Tonight saw the 4th incarnation of a Steve Helps play. This play started out life way back in 2014 under the title Dragged Up. The idea at the time was for Stevie to write, direct and produce or co-produce a play that would go through developments until the original play becomes everything it can be.
Rachel who is the star of the show if you can say so has a stand out star! Rachel is dramatically and energetically played by not one but three fantastic actresses in Brogen Campbell, Lauren Cotter and Jennifer Hayden.
The play starts with Nosie Rosie (Sophie Osborne) setting the scene in her own hapless manner. She is an old lady whose husband has died then as she chats the whole cast join her on stage. They go into our first song then exit the stage and we are introduced to Jane Maloney played by Kelly Freemantle. Jane clearly has mental health issues of some kind and is crying out for help, will she get it?
Rachel is in the pub having a dance and being a bit outrageous when Elliot Lloyd (played by the talented Paul Kenney) comes along and is the subject of Rachel’s attention. This outrages Stuart Maloney (played by the enigmatic Simon Bugg) Rachel’s angry aggressive father. Stuart takes Elliot outside and along come Andy and Sarah (dramatically played by Joe Walsh and Sophie Osborne in her 2nd role in the play) Andy is a friend of Stuarts and Sarah is his girlfriend they interrupt the argument between Elliot and Stuart. Sarah flirts with Stuart before Andy walks away. Next to interrupt the issue between Stuart and Elliot is Jessica (Diane Brown) who goes from a caring bystander who looks to help Elliot into a person who doesn’t want to get involved when she hears Stuarts description of Elliot.
Rachel appears then to save Elliot from Stuart and the story moves on. Or should I say the stories move on as this play although focused mainly on the life of Rachel takes us through the lives of the other characters.
Off go Elliot and Rachel for a picnic and this is where we are introduced to more people with issues in Brad (Luther Wells) and April (Marley Axon). Also to join is Roxanne (Coimbra De Oliveira who also plays Nurse Michelle). It becomes apparent at this time that all of the characters have some sort of issues. The other cast members that we have already been introduced to is Anna Prior who plays Detective Tina and Nurse Susan. Our final character is Waitress Julie (Linda Meacher) the café owner who loses her dog Pork Chop in the park.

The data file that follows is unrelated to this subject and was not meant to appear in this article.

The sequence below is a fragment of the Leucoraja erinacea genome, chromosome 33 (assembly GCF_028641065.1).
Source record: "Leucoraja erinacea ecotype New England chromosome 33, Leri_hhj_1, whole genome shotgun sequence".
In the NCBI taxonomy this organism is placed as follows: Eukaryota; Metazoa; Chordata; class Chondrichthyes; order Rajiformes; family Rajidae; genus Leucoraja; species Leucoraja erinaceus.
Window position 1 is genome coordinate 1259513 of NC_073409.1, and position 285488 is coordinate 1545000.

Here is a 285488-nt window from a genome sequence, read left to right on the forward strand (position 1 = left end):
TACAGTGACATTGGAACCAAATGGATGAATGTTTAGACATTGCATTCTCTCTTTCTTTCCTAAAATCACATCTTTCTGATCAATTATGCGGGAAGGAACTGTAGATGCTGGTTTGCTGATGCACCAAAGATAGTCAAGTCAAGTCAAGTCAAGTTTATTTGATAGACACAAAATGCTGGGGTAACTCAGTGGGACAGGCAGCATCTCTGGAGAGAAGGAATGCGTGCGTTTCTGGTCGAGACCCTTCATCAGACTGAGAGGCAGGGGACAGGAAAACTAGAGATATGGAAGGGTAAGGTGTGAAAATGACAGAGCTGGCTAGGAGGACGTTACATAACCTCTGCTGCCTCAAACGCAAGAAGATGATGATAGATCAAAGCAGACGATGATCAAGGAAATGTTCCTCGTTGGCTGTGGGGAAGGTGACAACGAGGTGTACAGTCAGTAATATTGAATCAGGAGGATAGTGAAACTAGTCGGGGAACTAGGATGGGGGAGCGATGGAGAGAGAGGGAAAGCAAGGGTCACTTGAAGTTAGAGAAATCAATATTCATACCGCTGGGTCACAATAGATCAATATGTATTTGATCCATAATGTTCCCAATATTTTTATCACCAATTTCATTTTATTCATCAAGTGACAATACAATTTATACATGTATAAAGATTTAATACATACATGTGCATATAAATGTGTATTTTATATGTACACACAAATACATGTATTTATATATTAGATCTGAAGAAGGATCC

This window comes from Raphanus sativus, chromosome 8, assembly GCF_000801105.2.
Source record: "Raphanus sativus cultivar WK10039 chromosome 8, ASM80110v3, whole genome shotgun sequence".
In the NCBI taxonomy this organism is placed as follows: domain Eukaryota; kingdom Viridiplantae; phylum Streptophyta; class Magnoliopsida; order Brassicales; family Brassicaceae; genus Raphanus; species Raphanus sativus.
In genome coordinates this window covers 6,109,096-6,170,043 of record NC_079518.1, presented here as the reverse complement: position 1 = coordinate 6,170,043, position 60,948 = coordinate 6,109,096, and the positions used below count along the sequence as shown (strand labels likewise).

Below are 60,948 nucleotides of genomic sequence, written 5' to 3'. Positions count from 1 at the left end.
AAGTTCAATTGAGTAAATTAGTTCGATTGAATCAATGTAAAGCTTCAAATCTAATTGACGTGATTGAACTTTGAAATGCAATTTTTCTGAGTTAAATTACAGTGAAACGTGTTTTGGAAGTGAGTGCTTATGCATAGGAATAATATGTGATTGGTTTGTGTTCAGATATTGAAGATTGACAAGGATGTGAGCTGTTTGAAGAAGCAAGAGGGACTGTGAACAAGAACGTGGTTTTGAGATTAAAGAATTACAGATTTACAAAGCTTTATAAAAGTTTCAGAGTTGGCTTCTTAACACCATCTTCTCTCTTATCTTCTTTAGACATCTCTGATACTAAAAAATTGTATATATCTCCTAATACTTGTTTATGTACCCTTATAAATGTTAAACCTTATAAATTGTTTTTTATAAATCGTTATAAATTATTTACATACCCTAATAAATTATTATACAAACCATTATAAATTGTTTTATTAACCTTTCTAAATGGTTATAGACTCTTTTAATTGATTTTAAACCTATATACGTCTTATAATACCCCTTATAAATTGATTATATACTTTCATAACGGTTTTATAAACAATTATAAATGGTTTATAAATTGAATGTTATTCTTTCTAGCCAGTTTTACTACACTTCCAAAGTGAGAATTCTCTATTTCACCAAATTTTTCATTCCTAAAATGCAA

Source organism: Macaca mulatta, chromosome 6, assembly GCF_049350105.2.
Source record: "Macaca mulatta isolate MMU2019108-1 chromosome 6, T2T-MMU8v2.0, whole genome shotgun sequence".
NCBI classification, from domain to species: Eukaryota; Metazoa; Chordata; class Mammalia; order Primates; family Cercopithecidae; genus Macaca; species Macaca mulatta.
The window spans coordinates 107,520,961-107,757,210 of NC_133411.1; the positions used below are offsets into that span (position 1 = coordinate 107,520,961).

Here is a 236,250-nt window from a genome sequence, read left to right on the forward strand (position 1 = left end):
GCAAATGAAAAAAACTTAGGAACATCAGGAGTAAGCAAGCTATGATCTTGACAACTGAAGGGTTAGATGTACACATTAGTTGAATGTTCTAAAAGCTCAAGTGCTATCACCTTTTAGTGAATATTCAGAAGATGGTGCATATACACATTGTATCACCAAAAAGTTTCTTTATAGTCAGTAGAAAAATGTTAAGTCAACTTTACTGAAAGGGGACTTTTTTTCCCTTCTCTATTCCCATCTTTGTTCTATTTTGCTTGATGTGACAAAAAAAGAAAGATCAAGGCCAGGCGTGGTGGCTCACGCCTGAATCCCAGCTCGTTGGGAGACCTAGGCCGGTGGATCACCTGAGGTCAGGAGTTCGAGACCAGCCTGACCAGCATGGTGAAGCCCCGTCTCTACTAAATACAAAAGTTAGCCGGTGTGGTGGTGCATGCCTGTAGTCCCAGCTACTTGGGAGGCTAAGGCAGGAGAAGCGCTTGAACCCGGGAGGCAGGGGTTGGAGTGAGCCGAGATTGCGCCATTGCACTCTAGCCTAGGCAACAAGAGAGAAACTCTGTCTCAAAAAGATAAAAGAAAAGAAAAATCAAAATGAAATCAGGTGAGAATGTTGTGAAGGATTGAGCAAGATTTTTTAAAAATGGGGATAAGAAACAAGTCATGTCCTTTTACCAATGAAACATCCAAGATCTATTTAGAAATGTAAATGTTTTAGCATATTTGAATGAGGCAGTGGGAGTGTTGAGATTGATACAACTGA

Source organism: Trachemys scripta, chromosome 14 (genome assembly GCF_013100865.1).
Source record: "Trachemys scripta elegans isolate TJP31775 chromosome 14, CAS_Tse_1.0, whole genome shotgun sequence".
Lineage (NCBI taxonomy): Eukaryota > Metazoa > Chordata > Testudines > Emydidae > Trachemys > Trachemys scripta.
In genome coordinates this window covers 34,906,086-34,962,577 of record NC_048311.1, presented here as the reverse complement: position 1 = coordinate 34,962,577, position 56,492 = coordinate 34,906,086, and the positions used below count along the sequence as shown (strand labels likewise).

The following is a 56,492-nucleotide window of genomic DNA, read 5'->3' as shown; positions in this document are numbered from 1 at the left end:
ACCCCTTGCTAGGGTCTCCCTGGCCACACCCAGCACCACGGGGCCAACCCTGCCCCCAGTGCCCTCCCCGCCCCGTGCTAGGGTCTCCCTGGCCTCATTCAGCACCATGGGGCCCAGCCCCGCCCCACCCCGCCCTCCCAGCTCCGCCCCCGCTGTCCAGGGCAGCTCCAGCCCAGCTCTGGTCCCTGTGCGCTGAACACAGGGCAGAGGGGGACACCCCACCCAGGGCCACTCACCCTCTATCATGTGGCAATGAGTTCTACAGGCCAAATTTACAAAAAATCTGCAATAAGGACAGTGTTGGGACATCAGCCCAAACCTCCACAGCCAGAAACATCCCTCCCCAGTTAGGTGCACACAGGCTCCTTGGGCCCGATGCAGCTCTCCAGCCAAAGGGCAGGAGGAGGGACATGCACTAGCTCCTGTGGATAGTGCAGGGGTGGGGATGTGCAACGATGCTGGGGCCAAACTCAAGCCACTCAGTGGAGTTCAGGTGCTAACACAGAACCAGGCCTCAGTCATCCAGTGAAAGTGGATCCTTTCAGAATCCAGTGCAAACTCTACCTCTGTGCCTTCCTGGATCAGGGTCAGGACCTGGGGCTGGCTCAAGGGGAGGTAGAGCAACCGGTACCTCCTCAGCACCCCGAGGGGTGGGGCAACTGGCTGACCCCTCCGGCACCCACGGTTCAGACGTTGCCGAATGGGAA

The story plays out with a lot of swearing at times, possibly overly used but in the context of the story and it’s admission that it is over the top at times. I feel this is Stevie’s way of highlighting the lack of control that can affect people at times who have mental health issues. This may offend people but is a clever way to highlight this side of mental health issues.
The play is powerful, very thought provoking and is multifaceted. Stevie himself describes this play as having ADHA, Bi-Polar and Borderline Personality Disorder, and this is definitely true. It is a fantastically put together piece of work which I am sure can be developed even further. It is beautifully supported by the voice and music of Kat Rowling.
It produces a very strong political message at the end that is emotionally delivered by Nurse Susan (Anna Prior), you can truly hear the emotion in her voice.
The whole story is based around events and experiences that Stevie has had. The cast are wonderfully brought together and are a credit to the production. It may not be the type of show for anyone who has experienced mental health issues or abuse. But is well worth a watch if those issues are no longer still raw, and would be the ideal show for politicians who think that the NHS is not struggling to deal effectively with mental health. It shows that mental health is not an issue where one diagnosis fits all unlike a broken arm or a cut hand.
Based on the size of this production and its budget I would rate it as a 4 star, my only reservation preventing it from hitting a five star would be the amount of swearing as this may put off or offend some people.
Reviewer: Cory Coxon
Reviewed: 13th January 2018
North West End Rating: ★★★★